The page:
Market sources also point out that the SEC's inquiry and investigative powers under the amended Act, seemed to grant them US style 'subpoena powers.'

With recomended powers equivalent to those of a District Court the SEC would be able to summon and compel attendance of witnesses, compel books, documents, to be produced for examination and examine witnesses under both.

If an institution or individual thus summoned is guilty of contempt against or disrespect of the SEC or its Committee this could be punishable in a Court of Appeal.

Market sources are further perturbed by what seems to be the reversal of the 'golden rule' in a Court of Law; where a person is innocent until proven guilty.

Or, as a market source aptly described it; ''normally the burden of proof is on the person who made the accusation. But amendments to Section 51 of the Principal Enactment, reverses this, and puts the burden of proof squarely on the director /manager/ secretary accused until the person can clear him/herself.

Is there adequate protection for those charged in this manner? Are the safeguards sufficient? Should powers equivalent to a District Court to hold investigations be granted to the SEC? Are these amendments in line with the constitution?

These are hard questions which need to be given, long hard thought, before they are enacted as the amended SEC Act, governing us, market sources said.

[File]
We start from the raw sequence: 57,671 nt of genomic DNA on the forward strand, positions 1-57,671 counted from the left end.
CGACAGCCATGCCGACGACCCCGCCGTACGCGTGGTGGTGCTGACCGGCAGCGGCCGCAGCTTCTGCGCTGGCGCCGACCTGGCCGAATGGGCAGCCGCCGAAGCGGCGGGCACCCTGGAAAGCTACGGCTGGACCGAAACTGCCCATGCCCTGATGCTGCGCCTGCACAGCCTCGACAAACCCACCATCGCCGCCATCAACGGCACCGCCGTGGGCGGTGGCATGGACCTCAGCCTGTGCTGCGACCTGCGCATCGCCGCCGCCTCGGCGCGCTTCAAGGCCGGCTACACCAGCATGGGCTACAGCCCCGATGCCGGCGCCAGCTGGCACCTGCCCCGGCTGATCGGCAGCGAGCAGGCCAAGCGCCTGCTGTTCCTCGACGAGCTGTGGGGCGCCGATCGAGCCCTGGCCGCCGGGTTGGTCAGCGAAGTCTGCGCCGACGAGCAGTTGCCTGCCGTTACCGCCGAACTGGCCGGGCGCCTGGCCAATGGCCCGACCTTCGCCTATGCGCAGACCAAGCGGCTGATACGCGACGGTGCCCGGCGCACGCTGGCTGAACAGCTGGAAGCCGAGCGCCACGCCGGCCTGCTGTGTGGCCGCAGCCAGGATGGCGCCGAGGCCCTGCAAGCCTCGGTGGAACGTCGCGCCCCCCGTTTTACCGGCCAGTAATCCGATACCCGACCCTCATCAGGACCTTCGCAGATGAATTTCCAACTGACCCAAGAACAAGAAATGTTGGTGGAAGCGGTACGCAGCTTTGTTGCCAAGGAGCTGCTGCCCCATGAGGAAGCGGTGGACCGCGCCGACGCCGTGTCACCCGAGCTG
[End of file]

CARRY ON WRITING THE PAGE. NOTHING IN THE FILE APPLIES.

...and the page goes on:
Sources also point out that the proposed amendments give the SEC the final authority of approval in listing companies on the Colombo Stock Exchange.

So far, the listing process has had a consensus approach, sources said. Merit regulations, which is a value judgement or a disclosure regulation can be used to approve listings.

Now in a worst case scenario, the CSE's approval of a listing can be overruled by the SEC or vice versa, sources said.

Responding to questions, SEC's Legal Manager, Kithsiri Gunewardena told The Sunday Times Business that the proposed amendments are still in their initial stages. This is only a draft of the proposed amendments. And we have sent copies of this to all institutions concerned, for their comments, which we will consider and incorporate as far as possible, he said.

Six week momentum dampened

Subdued activity levels at the CSM, due to the unavailability of large parcels of shares at present price levels in blue-chip companies, have dampened the momentum gained in the last 6 weeks. Furthermore foreign investors were not seen to be aggressively pursuing shares in the week covered unlike in the previous period under review.

The uncertainty regarding the imposition of the Business Turnover Tax levied on the value of stock market transactions was cleared at the Committee stage of the Bill in Parliament, which clarified that this tax will not be levied. This is a very positive step taken by the government to enhance stock market growth.

Sector: Insurance- Private sector

Companies quoted on the main board are Ceylinco Insurance/CTC Eagle/ Union Assurance. Janashakthi is quoted in the OTC Market.